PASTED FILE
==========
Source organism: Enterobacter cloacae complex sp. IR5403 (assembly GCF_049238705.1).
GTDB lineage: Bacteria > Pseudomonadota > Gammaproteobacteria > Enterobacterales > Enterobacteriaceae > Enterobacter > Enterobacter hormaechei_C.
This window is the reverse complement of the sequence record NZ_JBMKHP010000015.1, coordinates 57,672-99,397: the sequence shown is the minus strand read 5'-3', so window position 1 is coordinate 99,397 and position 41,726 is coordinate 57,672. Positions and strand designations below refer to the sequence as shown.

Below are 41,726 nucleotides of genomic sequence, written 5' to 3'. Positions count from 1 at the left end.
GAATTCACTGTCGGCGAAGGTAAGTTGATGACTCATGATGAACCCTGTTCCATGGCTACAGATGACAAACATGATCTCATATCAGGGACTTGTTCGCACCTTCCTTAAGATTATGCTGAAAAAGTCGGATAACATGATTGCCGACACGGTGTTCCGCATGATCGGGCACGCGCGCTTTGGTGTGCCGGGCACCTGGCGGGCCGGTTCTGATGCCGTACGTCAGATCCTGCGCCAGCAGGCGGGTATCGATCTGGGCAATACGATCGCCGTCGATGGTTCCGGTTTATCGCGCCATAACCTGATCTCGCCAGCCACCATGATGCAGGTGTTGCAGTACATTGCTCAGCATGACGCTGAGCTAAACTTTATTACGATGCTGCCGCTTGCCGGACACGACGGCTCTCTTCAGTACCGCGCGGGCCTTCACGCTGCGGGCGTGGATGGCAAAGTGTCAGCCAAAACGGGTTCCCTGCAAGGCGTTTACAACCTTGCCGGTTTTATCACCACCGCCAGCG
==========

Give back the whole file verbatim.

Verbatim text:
Source organism: Enterobacter cloacae complex sp. IR5403 (assembly GCF_049238705.1).
GTDB lineage: Bacteria > Pseudomonadota > Gammaproteobacteria > Enterobacterales > Enterobacteriaceae > Enterobacter > Enterobacter hormaechei_C.
This window is the reverse complement of the sequence record NZ_JBMKHP010000015.1, coordinates 57,672-99,397: the sequence shown is the minus strand read 5'-3', so window position 1 is coordinate 99,397 and position 41,726 is coordinate 57,672. Positions and strand designations below refer to the sequence as shown.

Below are 41,726 nucleotides of genomic sequence, written 5' to 3'. Positions count from 1 at the left end.
GAATTCACTGTCGGCGAAGGTAAGTTGATGACTCATGATGAACCCTGTTCCATGGCTACAGATGACAAACATGATCTCATATCAGGGACTTGTTCGCACCTTCCTTAAGATTATGCTGAAAAAGTCGGATAACATGATTGCCGACACGGTGTTCCGCATGATCGGGCACGCGCGCTTTGGTGTGCCGGGCACCTGGCGGGCCGGTTCTGATGCCGTACGTCAGATCCTGCGCCAGCAGGCGGGTATCGATCTGGGCAATACGATCGCCGTCGATGGTTCCGGTTTATCGCGCCATAACCTGATCTCGCCAGCCACCATGATGCAGGTGTTGCAGTACATTGCTCAGCATGACGCTGAGCTAAACTTTATTACGATGCTGCCGCTTGCCGGACACGACGGCTCTCTTCAGTACCGCGCGGGCCTTCACGCTGCGGGCGTGGATGGCAAAGTGTCAGCCAAAACGGGTTCCCTGCAAGGCGTTTACAACCTTGCCGGTTTTATCACCACCGCCAGCG